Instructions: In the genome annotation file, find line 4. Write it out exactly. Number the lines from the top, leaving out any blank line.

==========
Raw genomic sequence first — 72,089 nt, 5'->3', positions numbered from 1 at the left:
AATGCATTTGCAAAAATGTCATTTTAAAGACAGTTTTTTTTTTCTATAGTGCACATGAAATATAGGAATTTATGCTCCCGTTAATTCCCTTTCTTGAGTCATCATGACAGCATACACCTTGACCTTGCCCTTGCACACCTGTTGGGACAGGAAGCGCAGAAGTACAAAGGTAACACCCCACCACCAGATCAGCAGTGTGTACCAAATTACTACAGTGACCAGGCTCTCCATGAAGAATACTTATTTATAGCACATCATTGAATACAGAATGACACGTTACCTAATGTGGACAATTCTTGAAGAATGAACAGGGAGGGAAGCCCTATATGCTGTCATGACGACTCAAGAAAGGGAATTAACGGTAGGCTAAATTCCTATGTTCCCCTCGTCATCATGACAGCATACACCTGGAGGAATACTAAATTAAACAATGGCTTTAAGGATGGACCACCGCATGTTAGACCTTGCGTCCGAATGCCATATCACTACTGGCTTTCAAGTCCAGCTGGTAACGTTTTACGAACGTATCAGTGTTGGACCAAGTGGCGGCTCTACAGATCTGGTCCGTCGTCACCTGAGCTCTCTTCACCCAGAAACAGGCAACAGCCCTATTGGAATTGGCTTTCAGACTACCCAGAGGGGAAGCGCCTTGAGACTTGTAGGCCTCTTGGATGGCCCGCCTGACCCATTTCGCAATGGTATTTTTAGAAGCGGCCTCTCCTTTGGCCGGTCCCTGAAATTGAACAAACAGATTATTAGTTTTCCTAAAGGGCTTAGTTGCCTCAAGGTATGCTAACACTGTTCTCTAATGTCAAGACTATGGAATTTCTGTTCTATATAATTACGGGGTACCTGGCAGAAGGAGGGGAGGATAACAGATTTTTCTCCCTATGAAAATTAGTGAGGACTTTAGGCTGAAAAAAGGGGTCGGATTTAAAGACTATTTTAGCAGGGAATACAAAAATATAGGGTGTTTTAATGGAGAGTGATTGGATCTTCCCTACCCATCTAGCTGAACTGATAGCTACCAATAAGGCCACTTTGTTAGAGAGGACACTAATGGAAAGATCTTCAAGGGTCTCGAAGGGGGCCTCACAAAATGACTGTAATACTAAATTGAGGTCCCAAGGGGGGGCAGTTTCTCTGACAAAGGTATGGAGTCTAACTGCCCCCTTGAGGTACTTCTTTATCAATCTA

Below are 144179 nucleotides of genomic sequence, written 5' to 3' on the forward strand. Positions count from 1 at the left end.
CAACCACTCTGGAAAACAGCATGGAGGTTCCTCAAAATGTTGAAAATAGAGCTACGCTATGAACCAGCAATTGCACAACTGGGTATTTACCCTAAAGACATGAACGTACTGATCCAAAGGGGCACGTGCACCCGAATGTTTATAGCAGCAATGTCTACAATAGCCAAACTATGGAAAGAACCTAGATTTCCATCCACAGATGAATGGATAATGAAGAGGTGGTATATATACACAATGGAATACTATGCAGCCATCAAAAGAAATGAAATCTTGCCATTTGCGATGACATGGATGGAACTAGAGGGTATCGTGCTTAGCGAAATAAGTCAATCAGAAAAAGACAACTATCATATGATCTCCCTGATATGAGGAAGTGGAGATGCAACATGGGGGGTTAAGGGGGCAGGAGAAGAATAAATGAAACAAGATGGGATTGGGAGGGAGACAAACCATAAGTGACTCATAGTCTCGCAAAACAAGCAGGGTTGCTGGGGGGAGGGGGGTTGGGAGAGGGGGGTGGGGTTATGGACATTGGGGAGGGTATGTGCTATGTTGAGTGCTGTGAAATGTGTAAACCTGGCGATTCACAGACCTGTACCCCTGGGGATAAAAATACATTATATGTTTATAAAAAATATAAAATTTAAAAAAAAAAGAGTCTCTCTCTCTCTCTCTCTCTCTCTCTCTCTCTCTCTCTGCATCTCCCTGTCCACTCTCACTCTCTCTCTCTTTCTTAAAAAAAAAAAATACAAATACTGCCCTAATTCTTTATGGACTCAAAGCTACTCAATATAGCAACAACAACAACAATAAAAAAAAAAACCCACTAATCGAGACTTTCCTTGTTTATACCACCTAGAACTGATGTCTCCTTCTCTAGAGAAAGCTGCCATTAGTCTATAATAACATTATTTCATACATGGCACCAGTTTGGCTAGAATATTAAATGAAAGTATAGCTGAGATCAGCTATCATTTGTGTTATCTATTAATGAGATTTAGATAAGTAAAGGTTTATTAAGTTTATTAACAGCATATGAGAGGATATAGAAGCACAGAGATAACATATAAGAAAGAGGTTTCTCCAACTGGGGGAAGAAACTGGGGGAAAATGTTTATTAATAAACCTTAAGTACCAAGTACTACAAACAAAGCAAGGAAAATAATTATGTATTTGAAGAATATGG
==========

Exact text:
CAACCACTCTGGAAAACAGCATGGAGGTTCCTCAAAATGTTGAAAATAGAGCTACGCTATGAACCAGCAATTGCACAACTGGGTATTTACCCTAAAGACATGAACGTACTGATCCAAAGGGGCACGTGCACCCGAATGTTTATAGCAGCAATGTCTACAATAGCCAAACTATGGAAAGAACCTAGATTTCCATCCACAGATGAATGGATAATGAAGAGGTGGTATATATACACAATGGAATACTATGCAGCCATCAAAAGAAATGAAATCTTGCCATTTGCGATGACATGGATGGAACTAGAGGGTATCGTGCTTAGCGAAATAAGTCAATCAGAAAAAGACAACTATCATATGATCTCCCTGATATGAGGAAGTGGAGATGCAACATGGGGGGTTAAGGGGGCAGGAGAAGAATAAATGAAACAAGATGGGATTGGGAGGGAGACAAACCATAAGTGACTCATAGTCTCGCAAAACAAGCAGGGTTGCTGGGGGGAGGGGGGTTGGGAGAGGGGGGTGGGGTTATGGACATTGGGGAGGGTATGTGCTATGTTGAGTGCTGTGAAATGTGTAAACCTGGCGATTCACAGACCTGTACCCCTGGGGATAAAAATACATTATATGTTTATAAAAAATATAAAATTTAAAAAAAAAAGAGTCTCTCTCTCTCTCTCTCTCTCTCTCTCTCTCTCTCTCTGCATCTCCCTGTCCACTCTCACTCTCTCTCTCTTTCTTAAAAAAAAAAAATACAAATACTGCCCTAATTCTTTATGGACTCAAAGCTACTCAATATAGCAACAACAACAACAATAAAAAAAAAAACCCACTAATCGAGACTTTCCTTGTTTATACCACCTAGAACTGATGTCTCCTTCTCTAGAGAAAGCTGCCATTAGTCTATAATAACATTATTTCATACATGGCACCAGTTTGGCTAGAATATTAAATGAAAGTATAGCTGAGATCAGCTATCATTTGTGTTATCTATTAATGAGATTTAGATAAGTAAAGGTTTATTAAGTTTATTAACAGCATATGAGAGGATATAGAAGCACAGAGATAACATATAAGAAAGAGGTTTCTCCAACTGGGGGAAGAAACTGGGGGAAAATGTTTATTAATAAACCTTAAGTACCAAGTACTACAAACAAAGCAAGGAAAATAATTATGTATTTGAAGAATATGG